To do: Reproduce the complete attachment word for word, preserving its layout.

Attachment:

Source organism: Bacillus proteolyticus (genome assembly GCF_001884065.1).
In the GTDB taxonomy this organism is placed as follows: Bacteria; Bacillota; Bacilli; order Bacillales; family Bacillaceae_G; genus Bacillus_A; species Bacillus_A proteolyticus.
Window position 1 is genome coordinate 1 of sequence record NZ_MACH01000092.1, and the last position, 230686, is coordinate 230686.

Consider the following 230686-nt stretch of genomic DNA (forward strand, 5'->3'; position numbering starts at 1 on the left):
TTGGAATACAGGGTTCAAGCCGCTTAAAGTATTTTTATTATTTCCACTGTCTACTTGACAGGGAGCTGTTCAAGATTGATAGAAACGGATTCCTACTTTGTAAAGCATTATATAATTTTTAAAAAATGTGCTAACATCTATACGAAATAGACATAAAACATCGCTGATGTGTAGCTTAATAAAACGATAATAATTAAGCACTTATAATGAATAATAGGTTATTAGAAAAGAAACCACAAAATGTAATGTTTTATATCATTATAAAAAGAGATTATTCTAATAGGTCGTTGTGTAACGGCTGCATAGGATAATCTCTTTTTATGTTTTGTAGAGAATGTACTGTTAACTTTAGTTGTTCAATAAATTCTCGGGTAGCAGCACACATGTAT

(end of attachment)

Source organism: Bacillus proteolyticus (genome assembly GCF_001884065.1).
In the GTDB taxonomy this organism is placed as follows: Bacteria; Bacillota; Bacilli; order Bacillales; family Bacillaceae_G; genus Bacillus_A; species Bacillus_A proteolyticus.
Window position 1 is genome coordinate 1 of sequence record NZ_MACH01000092.1, and the last position, 230686, is coordinate 230686.

Consider the following 230686-nt stretch of genomic DNA (forward strand, 5'->3'; position numbering starts at 1 on the left):
TTGGAATACAGGGTTCAAGCCGCTTAAAGTATTTTTATTATTTCCACTGTCTACTTGACAGGGAGCTGTTCAAGATTGATAGAAACGGATTCCTACTTTGTAAAGCATTATATAATTTTTAAAAAATGTGCTAACATCTATACGAAATAGACATAAAACATCGCTGATGTGTAGCTTAATAAAACGATAATAATTAAGCACTTATAATGAATAATAGGTTATTAGAAAAGAAACCACAAAATGTAATGTTTTATATCATTATAAAAAGAGATTATTCTAATAGGTCGTTGTGTAACGGCTGCATAGGATAATCTCTTTTTATGTTTTGTAGAGAATGTACTGTTAACTTTAGTTGTTCAATAAATTCTCGGGTAGCAGCACACATGTAT